The Liberal Democratic Party of Russia (LDPR) is preparing a bill that would introduce criminal liability for using ‘deepfakes’ for fraudulent purposes such as extortion or theft. The details of the proposal were posted to the party’s Telegram channel on Friday.
Yaroslav Nilov , deputy head of the LDPR faction in the lower house of parliament, the State Duma, noted that deepfakes – images and videos that have been altered using a neural network – can be used by plotters to deceive and obtain money from victims.
The party has suggested updating the Russian criminal code to define the use of deepfakes as harmful, and an aggravating circumstance, in several articles.
“If a deepfake is used, those guilty of fraud will face up to five years in prison or a fine, for theft – up to two years, for extortion – up to four years, and for misappropriation or embezzlement of someone else’s property – up to two years,” the party wrote.
State Duma Deputy Arkadiy Svistunov explained that fraud in the banking and financial sector is growing, and that deep fake technology is becoming an additional tool used by attackers who employ social engineering to convince victims to reveal their passwords, personal data or even transfer money to an account. “It is difficult for banks to deal with this, because formally everything is according to the law,” he said.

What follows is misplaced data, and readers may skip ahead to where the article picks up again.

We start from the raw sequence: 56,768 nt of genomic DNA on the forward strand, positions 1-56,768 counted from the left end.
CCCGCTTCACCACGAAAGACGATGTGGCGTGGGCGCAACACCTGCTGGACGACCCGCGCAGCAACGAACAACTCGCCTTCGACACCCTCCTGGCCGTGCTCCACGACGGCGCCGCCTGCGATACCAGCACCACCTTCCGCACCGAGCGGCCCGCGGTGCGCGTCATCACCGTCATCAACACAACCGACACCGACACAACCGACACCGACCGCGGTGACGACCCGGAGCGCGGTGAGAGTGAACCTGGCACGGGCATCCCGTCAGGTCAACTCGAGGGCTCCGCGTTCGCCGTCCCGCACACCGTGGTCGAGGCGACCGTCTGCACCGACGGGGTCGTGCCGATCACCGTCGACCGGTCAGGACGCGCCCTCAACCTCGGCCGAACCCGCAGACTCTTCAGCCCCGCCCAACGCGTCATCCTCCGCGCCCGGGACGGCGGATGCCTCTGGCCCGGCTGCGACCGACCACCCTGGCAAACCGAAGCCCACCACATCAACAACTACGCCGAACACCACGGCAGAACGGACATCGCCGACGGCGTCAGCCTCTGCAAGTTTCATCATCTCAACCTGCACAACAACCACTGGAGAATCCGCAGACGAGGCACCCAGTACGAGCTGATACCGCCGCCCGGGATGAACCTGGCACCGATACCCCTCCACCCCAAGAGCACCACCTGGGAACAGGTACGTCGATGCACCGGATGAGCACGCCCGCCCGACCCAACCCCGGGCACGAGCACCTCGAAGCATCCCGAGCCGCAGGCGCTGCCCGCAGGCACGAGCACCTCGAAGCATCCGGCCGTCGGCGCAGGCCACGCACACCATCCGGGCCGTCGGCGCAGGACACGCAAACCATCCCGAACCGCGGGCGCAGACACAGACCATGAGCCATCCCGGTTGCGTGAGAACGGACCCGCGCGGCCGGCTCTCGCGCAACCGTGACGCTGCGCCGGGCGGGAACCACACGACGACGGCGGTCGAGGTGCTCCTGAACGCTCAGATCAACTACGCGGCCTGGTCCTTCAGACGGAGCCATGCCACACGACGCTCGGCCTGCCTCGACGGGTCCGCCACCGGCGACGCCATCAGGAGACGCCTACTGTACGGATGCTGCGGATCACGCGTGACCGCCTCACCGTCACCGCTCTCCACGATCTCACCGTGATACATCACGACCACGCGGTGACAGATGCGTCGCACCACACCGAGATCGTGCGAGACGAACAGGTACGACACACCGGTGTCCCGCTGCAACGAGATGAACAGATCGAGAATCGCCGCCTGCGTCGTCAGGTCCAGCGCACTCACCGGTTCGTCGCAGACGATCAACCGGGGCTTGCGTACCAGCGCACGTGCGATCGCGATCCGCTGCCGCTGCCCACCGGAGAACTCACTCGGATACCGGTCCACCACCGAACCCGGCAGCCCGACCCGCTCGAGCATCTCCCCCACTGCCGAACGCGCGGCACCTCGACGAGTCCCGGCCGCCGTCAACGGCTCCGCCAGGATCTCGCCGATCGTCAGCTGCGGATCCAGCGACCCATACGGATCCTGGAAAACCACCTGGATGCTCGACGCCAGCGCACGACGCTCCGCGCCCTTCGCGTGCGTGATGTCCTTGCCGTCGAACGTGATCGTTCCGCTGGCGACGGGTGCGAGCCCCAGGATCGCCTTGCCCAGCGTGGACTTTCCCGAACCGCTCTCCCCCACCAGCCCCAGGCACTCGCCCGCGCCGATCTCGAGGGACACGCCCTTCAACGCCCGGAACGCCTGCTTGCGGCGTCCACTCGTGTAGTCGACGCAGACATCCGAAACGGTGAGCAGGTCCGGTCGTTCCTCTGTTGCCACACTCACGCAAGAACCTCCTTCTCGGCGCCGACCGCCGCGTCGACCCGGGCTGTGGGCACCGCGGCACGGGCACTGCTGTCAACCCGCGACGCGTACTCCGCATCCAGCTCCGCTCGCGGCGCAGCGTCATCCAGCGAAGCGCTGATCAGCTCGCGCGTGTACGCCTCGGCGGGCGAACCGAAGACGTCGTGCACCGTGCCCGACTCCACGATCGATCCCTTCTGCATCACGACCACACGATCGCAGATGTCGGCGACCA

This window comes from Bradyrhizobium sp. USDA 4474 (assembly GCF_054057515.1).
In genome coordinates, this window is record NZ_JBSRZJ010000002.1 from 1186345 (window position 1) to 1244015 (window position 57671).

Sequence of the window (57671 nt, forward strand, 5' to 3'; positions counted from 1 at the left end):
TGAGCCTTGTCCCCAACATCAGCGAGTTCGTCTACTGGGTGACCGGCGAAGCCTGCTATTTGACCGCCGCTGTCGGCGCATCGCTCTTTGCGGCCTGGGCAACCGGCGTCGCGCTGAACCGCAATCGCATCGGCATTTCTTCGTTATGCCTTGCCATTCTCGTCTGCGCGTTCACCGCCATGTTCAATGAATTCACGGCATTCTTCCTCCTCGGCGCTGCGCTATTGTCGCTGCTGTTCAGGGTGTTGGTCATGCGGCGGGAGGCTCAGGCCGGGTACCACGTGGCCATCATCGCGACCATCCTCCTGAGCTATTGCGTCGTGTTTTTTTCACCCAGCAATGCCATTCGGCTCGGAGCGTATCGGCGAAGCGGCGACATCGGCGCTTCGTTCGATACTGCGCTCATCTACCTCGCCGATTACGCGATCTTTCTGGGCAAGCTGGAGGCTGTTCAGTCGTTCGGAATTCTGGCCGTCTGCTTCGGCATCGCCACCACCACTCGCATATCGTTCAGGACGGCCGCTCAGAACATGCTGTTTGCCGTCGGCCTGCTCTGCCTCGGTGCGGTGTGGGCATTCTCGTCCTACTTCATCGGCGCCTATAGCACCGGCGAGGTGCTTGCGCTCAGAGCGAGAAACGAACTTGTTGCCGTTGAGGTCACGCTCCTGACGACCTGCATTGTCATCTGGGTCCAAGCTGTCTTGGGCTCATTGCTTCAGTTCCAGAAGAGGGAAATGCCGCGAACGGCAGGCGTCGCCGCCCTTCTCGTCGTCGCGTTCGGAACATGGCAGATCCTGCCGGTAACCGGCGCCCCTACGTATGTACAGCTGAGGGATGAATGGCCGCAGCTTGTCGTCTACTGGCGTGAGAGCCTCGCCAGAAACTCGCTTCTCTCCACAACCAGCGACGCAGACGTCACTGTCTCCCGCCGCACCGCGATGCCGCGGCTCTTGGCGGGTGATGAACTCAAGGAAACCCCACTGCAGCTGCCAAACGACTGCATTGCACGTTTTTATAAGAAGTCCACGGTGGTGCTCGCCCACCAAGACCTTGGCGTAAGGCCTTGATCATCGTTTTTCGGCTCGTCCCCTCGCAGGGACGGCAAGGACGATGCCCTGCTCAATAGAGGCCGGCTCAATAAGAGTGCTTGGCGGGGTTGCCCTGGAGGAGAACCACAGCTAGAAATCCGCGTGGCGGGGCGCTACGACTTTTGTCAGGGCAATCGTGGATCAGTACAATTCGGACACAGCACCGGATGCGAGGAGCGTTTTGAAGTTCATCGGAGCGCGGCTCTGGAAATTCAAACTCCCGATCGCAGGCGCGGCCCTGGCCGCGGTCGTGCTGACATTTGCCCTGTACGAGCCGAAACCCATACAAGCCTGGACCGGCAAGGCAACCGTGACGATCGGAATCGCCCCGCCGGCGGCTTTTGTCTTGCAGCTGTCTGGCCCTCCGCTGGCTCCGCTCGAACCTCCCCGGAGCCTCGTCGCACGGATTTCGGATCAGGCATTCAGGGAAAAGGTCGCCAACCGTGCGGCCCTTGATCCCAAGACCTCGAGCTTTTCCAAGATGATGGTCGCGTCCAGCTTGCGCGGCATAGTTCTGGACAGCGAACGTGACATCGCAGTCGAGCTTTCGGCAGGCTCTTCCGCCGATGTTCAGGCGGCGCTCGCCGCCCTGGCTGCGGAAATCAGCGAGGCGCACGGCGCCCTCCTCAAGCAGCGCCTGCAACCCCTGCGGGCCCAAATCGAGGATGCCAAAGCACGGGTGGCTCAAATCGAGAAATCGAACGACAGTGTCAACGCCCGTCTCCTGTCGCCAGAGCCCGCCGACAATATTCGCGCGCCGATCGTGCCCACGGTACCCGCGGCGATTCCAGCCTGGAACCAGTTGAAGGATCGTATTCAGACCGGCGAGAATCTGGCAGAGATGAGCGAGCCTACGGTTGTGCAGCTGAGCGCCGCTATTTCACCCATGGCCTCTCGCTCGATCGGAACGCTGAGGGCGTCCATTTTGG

Andrey Svintsov, deputy head of the State Duma Committee on Information Policy, pointed out that while deepfakes can be used to create content on social media, “revive” the dead and help in psychotherapy, they can also be used by criminals for deception and extortion. “We, as legislators, must respond to this. Our bill is correct and timely, it acts ahead of the curve,” Svintsov added.
Last month, a report by the Intercept revealed that the Pentagon’s secret operations branch was allegedly seeking capabilities to deploy “next generation” deepfakes, to use them in information warfare.
According to procurement documents obtained by the outlet, the US Special Operations Command’s Military Information Support Operations (MISO) is seeking a “next generation of ‘deep fake’ or other similar technology to generate messages and influence operations via non-traditional channels in relevant peer/near peer environments.”
Despite seeking to weaponize the technology itself, Washington has repeatedly voiced concerns that deepfakes could pose a threat to democracy and public trust, and be used by adversaries such as China and Russia to launch disinformation campaigns.